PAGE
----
Conference Report

Transcultural Contacts in the Circum-Baltic Area

Second Meeting of the Austmarr Network

8th–10th June 2012, Helsinki, Finland

Mart Kuldkepp, University of Tartu

The second meeting of the Austmarr Network was organized by Folklore Studies, Department of Philosophy, History, Culture and Art Studies and the Department of Finnish, Finno-Ugrian and Scandinavian Studies of the University of Helsinki. It took place over the course of two days (with a cultural program on the third) at the Metsätalo building of the University of Helsinki. In comparison with the previous meeting in Tartu in the spring of 2011 (see Kuldkepp 2011: 43–44), this was a different event in several ways. The number of presentations had almost doubled, the concept of hour- length keynote lectures was introduced and – last but not least – generous financing had been bestowed upon it by University of Helsinki. However, the essence and function of the network meeting was nevertheless the same: to bring together philologists, folklorists, historians and archaeologists who are interested in transdisciplinary perspectives on pre-modern Circum-Baltic issues, and who find it valuable to learn from each other, leading to a dialogue with colleagues in related fields of study. Thanks to the tireless organizing efforts of Frog (University of Helsinki) and Janne Saarikivi (University of Helsinki), both of these aims were accomplished spectacularly. If the second meeting of the Austmarr Network is any indication, further broadening and intensification of the Network’s activities can certainly be expected in the future.

The first day of the meeting was devoted entirely to keynote lectures, each of which explored some problems inherent in combining different kinds of sources (e.g. literary, archaeological and folkloristic) for the purpose of developing more holistic perspectives on particular objects of study. Academician Anna-Leena Siikala (University of Helsinki) spoke about “Baltic-Finnic Mythological Poetry: Dialects, Layers and Significance”. Siikala introduced the idea of “dialects” of mythic poetry, which means that oral mythology is something akin to oral language: ever-changing, intertextual, highly context-based, and regionally variable. In order to properly analyze mythic narratives, they have to be approached as a cultural discourse, taking into account all relevant contexts, genres, performance methods, poetics, content and meanings of texts. However, in spite of this apparent instability, a broader perspective reveals that discourses of mythological poetry still form relatively consistent wholes, “the poetic cultures”, that can be related to each other and to other historical processes.

The second keynote lecture was given jointly by Professor of Archaeology Mika Lavento (University of Helsinki) and Professor of Finno-Ugric Linguistics Janne Saarikivi (University of Helsinki). Their lecture was titled “The Reconstruction of Past Populations and Their Networks: Considerations Regarding Interdisciplinary Research on Linguistic and Archaeological Material”. Lavento and Saarinen focused on ways that linguistic and archaeological methods and data could be combined in ethnogenetic research without accidentally misrepresenting either field of study. As an example of how this might be done, they presented their joint research project “Early Networking in Northern Fennoscandia”. This project correlated toponymic and archeological data with reference to pre- historic Sámi-speaking language groups. Although the step from areal synthesis to establishing wider correlations is a difficult one to take, it is nevertheless possible to do so on the levels of local areas, communities and networks of communities, finding different types of connections between linguistic and material features of the reconstructed culture.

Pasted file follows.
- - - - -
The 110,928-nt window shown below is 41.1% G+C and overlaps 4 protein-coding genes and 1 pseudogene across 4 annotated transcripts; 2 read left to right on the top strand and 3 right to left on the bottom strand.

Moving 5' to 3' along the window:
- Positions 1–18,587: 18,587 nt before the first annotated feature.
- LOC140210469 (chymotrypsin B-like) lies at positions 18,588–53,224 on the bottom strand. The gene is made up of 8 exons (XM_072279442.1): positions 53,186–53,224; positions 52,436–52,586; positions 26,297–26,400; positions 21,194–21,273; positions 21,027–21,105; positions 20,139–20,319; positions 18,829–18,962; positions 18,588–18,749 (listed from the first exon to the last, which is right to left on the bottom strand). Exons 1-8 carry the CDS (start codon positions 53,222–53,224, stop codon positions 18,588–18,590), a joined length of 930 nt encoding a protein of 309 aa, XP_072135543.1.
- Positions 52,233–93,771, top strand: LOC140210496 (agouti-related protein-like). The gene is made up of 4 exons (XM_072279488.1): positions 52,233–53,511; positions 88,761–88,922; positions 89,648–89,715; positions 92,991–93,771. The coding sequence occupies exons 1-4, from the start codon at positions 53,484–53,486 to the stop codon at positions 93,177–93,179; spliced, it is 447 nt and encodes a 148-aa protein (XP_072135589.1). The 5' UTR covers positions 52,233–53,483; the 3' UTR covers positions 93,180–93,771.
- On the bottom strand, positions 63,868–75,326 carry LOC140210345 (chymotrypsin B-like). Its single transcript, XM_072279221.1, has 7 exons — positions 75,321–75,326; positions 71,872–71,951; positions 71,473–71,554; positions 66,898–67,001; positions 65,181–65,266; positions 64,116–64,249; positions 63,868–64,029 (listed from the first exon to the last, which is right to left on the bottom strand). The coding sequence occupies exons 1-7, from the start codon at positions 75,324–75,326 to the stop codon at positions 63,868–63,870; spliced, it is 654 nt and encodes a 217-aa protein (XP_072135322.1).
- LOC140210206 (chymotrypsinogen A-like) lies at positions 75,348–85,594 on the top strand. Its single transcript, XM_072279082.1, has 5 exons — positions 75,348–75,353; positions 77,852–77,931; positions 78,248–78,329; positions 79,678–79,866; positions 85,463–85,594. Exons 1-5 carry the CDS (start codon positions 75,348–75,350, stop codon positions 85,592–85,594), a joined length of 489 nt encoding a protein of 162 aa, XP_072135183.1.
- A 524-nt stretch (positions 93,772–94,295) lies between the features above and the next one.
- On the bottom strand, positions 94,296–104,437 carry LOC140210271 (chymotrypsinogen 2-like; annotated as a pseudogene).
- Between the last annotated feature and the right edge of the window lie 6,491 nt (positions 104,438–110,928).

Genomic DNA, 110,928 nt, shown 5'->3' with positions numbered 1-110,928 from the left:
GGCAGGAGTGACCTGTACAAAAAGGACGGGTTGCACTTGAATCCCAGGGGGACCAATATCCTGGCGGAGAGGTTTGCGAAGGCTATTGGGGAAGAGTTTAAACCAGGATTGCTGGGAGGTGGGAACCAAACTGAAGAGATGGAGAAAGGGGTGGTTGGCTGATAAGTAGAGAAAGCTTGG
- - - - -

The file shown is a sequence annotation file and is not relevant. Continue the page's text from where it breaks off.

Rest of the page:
Professor of Scandinavian Studies Daniel Sävborg (University of Tartu) held the third of the first day’s keynote lectures, “King Ingvar’s Campaign: The Old Norse Sources and the Salme Findings”. There, Sävborg raised the question of whether and how the large Iron Age ship burial site recently excavated at Salme, Saaremaa (northeast Estonia), could be related to the sparse, yet significant Old Norse sources on the campaign of King Ingvar of Sweden to the same region, which, to the best of our knowledge, can be dated to the same period as the archaeological site (8th century). Although it is obviously difficult to say anything conclusive about the connection to Ingvar in particular, the Salme findings nevertheless demonstrate that such voyages and battles could and did take place, leaving open the possibility that medieval literary accounts of pre-historical Circum-Baltic contacts might be more reliable than is often thought by source- critical scholars.

The second day of the conference opened with Professor of History Jukka Korpela’s (University of Eastern Finland) presentation on “Baptized and Un-Baptized nemcis in 16th Century Muscovite Society”. Korpela introduced a part of a larger project investigating slave trade in Eastern Europe and the Near East. Focus was on the trade of so-called nemci slaves in Muscovy. These were a luxury item primarily imported from Northern Europe and often specifically blind women. He showed that the idea of baptism played an integrative role in the development of the centrally-controlled Muscovite state to which nemci were foreign.

Mart Kuldkepp (University of Tartu) introduced a prospective research project in a presentation on “Distance as a Heuristic Concept in the Study of Old Norse Literature”. Kuldkepp presented some ideas about how literary geography could be used to approach Old Norse literature from fresh angles by giving it anchoring points in the extra-textual reality of landscapes. For example, depictions of travel over physical distance might be correlated with the occurrence of supernatural motifs, telling us not only about Old Norse literature, but also about the broader imagination of the culture that produced it.

Mervi Suhonen (University of Helsinki) held a presentation on “Archaeological Research on Late Iron Age and Medieval Sites and Landscapes in Southern Finland: What Are We Currently Learning?”. Suhonen provided an overview of the kinds of research done in that field, what kind of facts are being gathered and in what kinds of frameworks these are being conceptualized. Like many others, she stressed the importance of communication between researchers and different disciplines, something that is hard to achieve not only due to intellectual, but also to institutional constraints.